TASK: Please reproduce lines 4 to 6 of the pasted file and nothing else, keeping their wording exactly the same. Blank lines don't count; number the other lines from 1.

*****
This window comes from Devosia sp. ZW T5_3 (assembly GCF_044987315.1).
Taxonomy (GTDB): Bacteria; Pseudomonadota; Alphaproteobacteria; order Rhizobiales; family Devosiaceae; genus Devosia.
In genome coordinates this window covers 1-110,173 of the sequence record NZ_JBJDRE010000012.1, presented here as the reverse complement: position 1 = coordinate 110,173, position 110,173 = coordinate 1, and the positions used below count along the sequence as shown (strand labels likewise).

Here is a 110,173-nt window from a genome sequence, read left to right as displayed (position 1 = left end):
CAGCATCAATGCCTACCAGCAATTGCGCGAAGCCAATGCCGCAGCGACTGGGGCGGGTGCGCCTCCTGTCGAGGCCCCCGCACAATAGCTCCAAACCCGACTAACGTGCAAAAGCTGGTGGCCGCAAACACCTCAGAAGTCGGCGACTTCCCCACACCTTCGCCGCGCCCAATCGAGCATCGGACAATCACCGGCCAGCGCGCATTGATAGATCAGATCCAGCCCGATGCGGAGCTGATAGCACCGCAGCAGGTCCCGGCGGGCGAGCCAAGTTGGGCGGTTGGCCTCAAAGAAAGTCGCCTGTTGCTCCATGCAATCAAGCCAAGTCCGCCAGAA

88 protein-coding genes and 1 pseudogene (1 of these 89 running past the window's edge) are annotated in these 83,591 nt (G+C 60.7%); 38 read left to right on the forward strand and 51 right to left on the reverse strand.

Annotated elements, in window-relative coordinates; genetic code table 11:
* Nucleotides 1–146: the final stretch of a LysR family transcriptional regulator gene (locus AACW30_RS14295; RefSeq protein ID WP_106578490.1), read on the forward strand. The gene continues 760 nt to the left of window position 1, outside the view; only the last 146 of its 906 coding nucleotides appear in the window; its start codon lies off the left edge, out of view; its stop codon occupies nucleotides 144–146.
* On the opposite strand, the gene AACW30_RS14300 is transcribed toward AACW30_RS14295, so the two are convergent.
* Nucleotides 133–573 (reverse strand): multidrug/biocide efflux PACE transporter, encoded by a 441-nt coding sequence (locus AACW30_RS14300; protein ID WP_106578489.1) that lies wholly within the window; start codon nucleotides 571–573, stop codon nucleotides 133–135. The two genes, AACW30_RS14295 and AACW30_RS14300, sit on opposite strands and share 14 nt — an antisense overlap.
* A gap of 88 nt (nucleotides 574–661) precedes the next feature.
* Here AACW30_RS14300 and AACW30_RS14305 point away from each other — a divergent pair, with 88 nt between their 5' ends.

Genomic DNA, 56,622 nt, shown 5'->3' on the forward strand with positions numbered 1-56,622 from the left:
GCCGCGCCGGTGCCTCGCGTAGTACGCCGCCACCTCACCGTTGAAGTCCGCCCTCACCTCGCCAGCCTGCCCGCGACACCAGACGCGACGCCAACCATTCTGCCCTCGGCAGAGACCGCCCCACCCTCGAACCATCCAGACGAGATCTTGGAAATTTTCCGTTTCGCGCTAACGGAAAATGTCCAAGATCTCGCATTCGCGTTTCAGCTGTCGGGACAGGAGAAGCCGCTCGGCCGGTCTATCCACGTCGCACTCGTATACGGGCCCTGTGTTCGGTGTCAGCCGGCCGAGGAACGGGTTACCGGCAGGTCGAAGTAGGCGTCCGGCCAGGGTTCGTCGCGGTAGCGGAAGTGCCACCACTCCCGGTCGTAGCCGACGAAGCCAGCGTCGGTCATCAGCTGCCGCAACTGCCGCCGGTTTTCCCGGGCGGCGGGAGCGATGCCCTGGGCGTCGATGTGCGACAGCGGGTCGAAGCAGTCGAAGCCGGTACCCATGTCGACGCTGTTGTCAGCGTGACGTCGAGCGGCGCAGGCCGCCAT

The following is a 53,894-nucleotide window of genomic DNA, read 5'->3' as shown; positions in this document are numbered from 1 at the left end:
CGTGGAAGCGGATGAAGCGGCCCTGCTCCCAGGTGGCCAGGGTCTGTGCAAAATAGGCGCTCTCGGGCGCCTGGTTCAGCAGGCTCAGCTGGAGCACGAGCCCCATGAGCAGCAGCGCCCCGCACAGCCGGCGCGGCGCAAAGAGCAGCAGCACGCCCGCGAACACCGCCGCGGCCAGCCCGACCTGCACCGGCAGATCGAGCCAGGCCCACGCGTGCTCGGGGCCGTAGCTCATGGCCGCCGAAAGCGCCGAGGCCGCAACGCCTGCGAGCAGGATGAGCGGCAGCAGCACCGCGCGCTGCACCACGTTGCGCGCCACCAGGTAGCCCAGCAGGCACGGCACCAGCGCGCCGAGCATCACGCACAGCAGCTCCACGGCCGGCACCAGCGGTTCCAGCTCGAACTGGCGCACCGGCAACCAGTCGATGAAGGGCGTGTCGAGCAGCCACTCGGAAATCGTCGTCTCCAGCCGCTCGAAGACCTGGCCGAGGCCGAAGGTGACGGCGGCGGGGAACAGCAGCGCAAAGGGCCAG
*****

Here is a 110,173-nt window from a genome sequence, read left to right as displayed (position 1 = left end):
CAGCATCAATGCCTACCAGCAATTGCGCGAAGCCAATGCCGCAGCGACTGGGGCGGGTGCGCCTCCTGTCGAGGCCCCCGCACAATAGCTCCAAACCCGACTAACGTGCAAAAGCTGGTGGCCGCAAACACCTCAGAAGTCGGCGACTTCCCCACACCTTCGCCGCGCCCAATCGAGCATCGGACAATCACCGGCCAGCGCGCATTGATAGATCAGATCCAGCCCGATGCGGAGCTGATAGCACCGCAGCAGGTCCCGGCGGGCGAGCCAAGTTGGGCGGTTGGCCTCAAAGAAAGTCGCCTGTTGCTCCATGCAATCAAGCCAAGTCCGCCAGAA

88 protein-coding genes and 1 pseudogene (1 of these 89 running past the window's edge) are annotated in these 83,591 nt (G+C 60.7%); 38 read left to right on the forward strand and 51 right to left on the reverse strand.